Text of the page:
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This time, Foxes scavenger-hunted for antiques in one of Islington’s many pedestrian passages.
Foxes explored the… Camden Passage!
Throughout the walk, the sky-view of the passage changed from wide to narrow. This opening variance intrinsically influenced our treasure hunt as the changing openness impacted our journey experience.
Upon entering the narrow entry of the Camden Passage, we saw a contrast of clean design shops and antique stands displayed in a relatively open environment. Some restaurants were spotted at a close distance, where people stood in queue for a hearty breakfast. People walked in and out. Some stopped over to look for intriguing items. The atmosphere was busy. Everyone seemed to come with a purpose. As we explore deeper into the narrow end, the design shops were replaced by old antique stores. People started to linger in the narrow passage. Many with a beer in their hands. The closed environment invited people to mingle with each other, perhaps to celebrate after finding the perfect jewels.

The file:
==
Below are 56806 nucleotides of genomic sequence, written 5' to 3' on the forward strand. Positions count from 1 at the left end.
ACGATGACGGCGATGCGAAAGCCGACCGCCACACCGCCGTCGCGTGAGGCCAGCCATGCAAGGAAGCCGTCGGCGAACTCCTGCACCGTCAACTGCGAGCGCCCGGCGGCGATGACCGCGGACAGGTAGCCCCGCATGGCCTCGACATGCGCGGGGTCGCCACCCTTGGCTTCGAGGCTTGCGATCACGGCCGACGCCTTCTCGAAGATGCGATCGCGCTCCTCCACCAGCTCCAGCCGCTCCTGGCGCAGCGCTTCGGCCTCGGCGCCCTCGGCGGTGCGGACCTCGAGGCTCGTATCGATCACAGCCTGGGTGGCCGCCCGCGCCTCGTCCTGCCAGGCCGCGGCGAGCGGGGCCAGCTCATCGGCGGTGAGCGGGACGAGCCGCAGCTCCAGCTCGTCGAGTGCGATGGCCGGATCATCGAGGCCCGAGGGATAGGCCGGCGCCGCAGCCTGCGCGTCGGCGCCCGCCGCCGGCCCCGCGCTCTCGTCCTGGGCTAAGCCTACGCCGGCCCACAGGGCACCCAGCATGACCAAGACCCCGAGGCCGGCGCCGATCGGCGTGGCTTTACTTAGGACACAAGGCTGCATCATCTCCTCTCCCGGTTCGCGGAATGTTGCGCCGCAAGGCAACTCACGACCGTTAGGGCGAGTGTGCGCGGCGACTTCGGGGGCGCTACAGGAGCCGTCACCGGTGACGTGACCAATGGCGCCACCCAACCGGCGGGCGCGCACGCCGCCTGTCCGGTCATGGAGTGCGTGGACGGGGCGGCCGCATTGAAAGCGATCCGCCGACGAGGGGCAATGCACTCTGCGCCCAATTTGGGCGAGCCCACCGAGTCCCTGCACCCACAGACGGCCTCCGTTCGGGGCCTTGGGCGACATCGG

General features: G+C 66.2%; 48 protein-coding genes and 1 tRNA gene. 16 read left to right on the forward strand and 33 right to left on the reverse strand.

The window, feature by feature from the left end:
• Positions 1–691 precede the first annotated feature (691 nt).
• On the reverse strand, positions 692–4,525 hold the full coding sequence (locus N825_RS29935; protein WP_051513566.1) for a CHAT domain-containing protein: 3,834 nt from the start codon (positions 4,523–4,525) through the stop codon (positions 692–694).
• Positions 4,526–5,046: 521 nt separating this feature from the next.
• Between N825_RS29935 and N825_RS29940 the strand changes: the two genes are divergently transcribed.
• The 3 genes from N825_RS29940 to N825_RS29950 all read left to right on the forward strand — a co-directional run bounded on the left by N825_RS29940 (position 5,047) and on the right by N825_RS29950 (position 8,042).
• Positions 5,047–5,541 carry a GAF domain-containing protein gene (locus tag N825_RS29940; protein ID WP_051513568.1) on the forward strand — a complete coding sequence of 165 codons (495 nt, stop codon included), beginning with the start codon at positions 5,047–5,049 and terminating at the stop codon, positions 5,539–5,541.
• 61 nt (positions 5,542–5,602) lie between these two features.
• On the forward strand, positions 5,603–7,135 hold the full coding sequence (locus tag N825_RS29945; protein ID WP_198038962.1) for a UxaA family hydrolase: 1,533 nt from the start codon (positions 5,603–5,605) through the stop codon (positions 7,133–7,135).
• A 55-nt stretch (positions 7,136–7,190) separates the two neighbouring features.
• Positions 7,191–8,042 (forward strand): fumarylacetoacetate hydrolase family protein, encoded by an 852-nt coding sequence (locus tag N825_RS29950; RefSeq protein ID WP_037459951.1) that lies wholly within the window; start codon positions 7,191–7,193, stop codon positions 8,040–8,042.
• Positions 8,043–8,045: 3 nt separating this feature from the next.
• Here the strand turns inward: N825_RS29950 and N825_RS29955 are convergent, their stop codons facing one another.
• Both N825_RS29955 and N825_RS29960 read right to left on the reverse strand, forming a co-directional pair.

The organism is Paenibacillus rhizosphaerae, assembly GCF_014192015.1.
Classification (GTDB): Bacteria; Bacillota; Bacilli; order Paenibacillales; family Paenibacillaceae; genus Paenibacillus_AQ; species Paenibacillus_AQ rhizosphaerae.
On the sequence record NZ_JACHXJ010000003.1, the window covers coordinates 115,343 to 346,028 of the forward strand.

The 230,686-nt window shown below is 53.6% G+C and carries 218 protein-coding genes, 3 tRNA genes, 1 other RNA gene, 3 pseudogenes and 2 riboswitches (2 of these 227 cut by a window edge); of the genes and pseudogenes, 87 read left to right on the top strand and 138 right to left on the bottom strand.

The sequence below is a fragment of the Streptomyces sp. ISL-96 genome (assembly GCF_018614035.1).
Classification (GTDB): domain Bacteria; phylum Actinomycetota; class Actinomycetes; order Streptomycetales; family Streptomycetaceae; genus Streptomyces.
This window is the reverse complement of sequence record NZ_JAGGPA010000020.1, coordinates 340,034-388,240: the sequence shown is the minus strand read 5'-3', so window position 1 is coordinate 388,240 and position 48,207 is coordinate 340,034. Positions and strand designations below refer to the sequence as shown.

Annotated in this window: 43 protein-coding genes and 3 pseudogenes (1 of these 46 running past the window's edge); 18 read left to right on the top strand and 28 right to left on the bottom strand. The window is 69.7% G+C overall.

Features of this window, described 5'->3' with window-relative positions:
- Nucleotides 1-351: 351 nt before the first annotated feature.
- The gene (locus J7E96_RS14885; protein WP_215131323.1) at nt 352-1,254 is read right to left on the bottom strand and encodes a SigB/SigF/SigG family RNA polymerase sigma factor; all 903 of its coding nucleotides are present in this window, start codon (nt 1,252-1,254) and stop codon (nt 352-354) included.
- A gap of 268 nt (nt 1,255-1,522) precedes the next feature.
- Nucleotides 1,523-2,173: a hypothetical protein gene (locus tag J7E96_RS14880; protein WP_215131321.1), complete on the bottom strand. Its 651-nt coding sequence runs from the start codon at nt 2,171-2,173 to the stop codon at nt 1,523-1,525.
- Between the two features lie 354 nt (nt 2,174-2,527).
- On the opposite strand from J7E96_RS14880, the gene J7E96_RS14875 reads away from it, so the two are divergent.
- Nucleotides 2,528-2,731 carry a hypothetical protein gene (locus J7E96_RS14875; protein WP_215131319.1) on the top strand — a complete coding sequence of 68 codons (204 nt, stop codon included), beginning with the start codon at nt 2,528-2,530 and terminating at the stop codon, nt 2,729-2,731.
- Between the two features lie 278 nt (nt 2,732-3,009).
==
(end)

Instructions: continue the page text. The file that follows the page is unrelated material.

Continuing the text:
In this short passage walk, the atmosphere transitioned from moving (under a relatively open sky-view) to lingering (under a relatively closed sky-view). There’s no denying the openness of the sky-view has, in some way, psychologically affected the pedestrian experience.
We hope you enjoy our journey as much as we did. Check out more of our walks like this here and our side notes below for some interesting facts of the buildings mentioned in this post.
FOXY’S SIDE NOTE:
- Camden Passage: The passage was built as an alley along the backs of houses on Upper Street, then Islington High Street, in 1767.
- Camden Head: Built in 1849, The Camden Head is a traditional Grade II listed pub with ground and three upper floors and paved seating area on the front.
- Islington Green & the statue of Sir Hugh Myddelton: The southern end of the green stands the statue of the great philanthropist, Sir Hugh Myddelton, who’s design of the New River was so important to London’s water supply from the 17th century onwards. Henry Vigar-Harries described in his London at Midnight publication that “It’s an interesting fact that within a radius of a mile and a half from this spot there are 1,030 public houses and beer shops.”